Human stem cells capable of giving rise to any fetal or adult cell type are known as pluripotent stem cells. It is hoped that such cells, the most well known being human embryonic stem cells (hESCs), can be used to generate cell populations with therapeutic utility. In this context, neural derivatives of hESCs are being tested in clinical trials.
However, Natalie Lefort and colleagues, at the Institute for Stem cell Therapy and Exploration of Monogenic diseases, France, have now generated cautionary data that suggest that additional quality controls need to be put in place to ensure that neural derivatives of human pluripotent stem cells are not genomically unstable, a common characteristic of cancer cells.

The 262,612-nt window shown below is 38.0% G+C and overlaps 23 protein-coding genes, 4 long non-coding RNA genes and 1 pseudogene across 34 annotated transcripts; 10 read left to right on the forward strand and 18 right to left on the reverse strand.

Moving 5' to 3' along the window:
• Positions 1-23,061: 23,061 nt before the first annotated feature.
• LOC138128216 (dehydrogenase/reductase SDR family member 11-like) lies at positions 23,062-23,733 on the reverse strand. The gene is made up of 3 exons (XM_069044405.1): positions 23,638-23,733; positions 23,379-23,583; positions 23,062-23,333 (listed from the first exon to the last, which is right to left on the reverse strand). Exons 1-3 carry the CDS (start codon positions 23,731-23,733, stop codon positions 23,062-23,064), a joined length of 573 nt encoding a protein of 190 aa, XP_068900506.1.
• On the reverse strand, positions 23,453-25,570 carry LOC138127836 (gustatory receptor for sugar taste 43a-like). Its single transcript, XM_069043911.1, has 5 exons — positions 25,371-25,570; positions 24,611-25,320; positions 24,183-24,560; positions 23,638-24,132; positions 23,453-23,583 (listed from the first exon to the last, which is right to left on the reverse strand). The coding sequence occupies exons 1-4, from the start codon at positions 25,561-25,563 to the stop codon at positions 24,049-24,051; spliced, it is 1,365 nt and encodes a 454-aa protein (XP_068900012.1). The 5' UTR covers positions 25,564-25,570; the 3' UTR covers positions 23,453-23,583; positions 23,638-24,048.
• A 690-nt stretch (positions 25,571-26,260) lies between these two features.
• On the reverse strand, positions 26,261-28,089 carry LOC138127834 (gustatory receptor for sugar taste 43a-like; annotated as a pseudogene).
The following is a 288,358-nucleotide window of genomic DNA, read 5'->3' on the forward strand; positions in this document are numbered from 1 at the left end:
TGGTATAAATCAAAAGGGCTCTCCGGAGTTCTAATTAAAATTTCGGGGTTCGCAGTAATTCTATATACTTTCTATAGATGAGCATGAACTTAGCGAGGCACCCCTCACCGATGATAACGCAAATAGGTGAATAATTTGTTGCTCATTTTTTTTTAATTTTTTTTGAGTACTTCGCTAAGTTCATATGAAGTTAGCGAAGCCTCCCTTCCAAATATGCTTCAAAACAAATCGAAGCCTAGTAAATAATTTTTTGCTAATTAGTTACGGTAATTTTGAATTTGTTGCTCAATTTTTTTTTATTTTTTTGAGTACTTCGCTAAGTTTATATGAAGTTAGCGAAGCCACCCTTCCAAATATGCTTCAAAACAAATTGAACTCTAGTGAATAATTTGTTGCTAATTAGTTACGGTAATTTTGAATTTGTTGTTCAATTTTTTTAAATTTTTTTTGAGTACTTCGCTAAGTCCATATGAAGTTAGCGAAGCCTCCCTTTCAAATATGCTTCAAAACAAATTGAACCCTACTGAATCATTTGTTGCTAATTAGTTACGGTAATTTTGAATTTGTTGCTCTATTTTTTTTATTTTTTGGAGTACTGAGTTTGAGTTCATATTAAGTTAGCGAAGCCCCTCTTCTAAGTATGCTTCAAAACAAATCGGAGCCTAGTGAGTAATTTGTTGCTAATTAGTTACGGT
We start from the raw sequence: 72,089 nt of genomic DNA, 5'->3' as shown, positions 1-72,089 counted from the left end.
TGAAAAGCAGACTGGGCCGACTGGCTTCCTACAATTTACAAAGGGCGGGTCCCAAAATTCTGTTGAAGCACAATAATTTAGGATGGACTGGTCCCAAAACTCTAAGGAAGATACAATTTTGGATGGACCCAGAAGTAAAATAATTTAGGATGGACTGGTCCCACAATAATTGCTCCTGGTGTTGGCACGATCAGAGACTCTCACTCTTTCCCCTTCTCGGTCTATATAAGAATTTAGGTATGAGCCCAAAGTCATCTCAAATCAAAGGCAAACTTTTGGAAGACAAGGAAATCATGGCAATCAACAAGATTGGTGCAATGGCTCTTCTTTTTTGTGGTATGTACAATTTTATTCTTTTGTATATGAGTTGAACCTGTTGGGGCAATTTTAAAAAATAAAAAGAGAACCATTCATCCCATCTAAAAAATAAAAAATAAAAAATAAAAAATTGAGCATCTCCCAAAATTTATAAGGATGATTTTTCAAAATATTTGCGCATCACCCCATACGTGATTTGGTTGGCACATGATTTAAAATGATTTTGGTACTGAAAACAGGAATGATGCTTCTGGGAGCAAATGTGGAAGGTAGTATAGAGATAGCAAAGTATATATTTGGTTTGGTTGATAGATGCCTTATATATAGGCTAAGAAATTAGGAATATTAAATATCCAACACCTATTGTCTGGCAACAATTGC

The research appears in the Journal of Clinical Investigation.
The key observation of Lefort and colleagues was that neural derivatives of human pluripotent stem cells frequently acquire extra material from chromosome 1q. Worryingly, this chromosomal defect has been associated with some blood cell cancers and pediatric brain tumors with poor clinical outcome, although Lefort and colleagues found that the abnormal neural cells they detected were unable to form tumors in mice.
As noted by Neil Harrison, at the University of Sheffield, United Kingdom, in an accompanying commentary, while the data raise safety issues relevant for the therapeutic use of these cells, the fact that the same chromosome was affected in all cases suggests that it should be possible to design screening strategies to detect and remove these cells.
The above post is reprinted from materials provided by Journal of Clinical Investigation. Note: Materials may be edited for content and length.
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